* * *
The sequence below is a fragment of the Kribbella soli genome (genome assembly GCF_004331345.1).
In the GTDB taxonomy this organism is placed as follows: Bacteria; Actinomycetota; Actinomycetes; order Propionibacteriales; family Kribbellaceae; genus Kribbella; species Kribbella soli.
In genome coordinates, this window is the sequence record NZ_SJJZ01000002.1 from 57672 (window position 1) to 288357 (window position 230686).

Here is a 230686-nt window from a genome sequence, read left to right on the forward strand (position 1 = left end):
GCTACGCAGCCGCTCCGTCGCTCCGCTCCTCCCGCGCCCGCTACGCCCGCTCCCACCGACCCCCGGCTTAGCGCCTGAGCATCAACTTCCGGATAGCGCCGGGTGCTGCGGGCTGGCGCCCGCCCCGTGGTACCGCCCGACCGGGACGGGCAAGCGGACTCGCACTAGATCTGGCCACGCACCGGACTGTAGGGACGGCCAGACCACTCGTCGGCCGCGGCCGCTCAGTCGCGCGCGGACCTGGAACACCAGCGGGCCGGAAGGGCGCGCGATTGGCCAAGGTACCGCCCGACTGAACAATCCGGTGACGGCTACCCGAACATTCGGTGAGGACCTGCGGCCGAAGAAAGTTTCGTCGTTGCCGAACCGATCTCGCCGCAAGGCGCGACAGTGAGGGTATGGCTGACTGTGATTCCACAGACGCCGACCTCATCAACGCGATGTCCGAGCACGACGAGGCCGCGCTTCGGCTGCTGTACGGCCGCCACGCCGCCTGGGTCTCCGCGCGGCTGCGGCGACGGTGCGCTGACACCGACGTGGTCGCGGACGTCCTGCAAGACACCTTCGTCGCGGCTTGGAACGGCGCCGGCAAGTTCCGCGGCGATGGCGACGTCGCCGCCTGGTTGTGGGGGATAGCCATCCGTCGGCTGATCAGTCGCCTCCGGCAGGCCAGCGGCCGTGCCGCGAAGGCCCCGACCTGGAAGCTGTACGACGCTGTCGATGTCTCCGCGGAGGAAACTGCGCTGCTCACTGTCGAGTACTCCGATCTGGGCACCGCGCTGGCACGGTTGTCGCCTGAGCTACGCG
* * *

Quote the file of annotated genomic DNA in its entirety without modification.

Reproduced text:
The sequence below is a fragment of the Kribbella soli genome (genome assembly GCF_004331345.1).
In the GTDB taxonomy this organism is placed as follows: Bacteria; Actinomycetota; Actinomycetes; order Propionibacteriales; family Kribbellaceae; genus Kribbella; species Kribbella soli.
In genome coordinates, this window is the sequence record NZ_SJJZ01000002.1 from 57672 (window position 1) to 288357 (window position 230686).

Here is a 230686-nt window from a genome sequence, read left to right on the forward strand (position 1 = left end):
GCTACGCAGCCGCTCCGTCGCTCCGCTCCTCCCGCGCCCGCTACGCCCGCTCCCACCGACCCCCGGCTTAGCGCCTGAGCATCAACTTCCGGATAGCGCCGGGTGCTGCGGGCTGGCGCCCGCCCCGTGGTACCGCCCGACCGGGACGGGCAAGCGGACTCGCACTAGATCTGGCCACGCACCGGACTGTAGGGACGGCCAGACCACTCGTCGGCCGCGGCCGCTCAGTCGCGCGCGGACCTGGAACACCAGCGGGCCGGAAGGGCGCGCGATTGGCCAAGGTACCGCCCGACTGAACAATCCGGTGACGGCTACCCGAACATTCGGTGAGGACCTGCGGCCGAAGAAAGTTTCGTCGTTGCCGAACCGATCTCGCCGCAAGGCGCGACAGTGAGGGTATGGCTGACTGTGATTCCACAGACGCCGACCTCATCAACGCGATGTCCGAGCACGACGAGGCCGCGCTTCGGCTGCTGTACGGCCGCCACGCCGCCTGGGTCTCCGCGCGGCTGCGGCGACGGTGCGCTGACACCGACGTGGTCGCGGACGTCCTGCAAGACACCTTCGTCGCGGCTTGGAACGGCGCCGGCAAGTTCCGCGGCGATGGCGACGTCGCCGCCTGGTTGTGGGGGATAGCCATCCGTCGGCTGATCAGTCGCCTCCGGCAGGCCAGCGGCCGTGCCGCGAAGGCCCCGACCTGGAAGCTGTACGACGCTGTCGATGTCTCCGCGGAGGAAACTGCGCTGCTCACTGTCGAGTACTCCGATCTGGGCACCGCGCTGGCACGGTTGTCGCCTGAGCTACGCG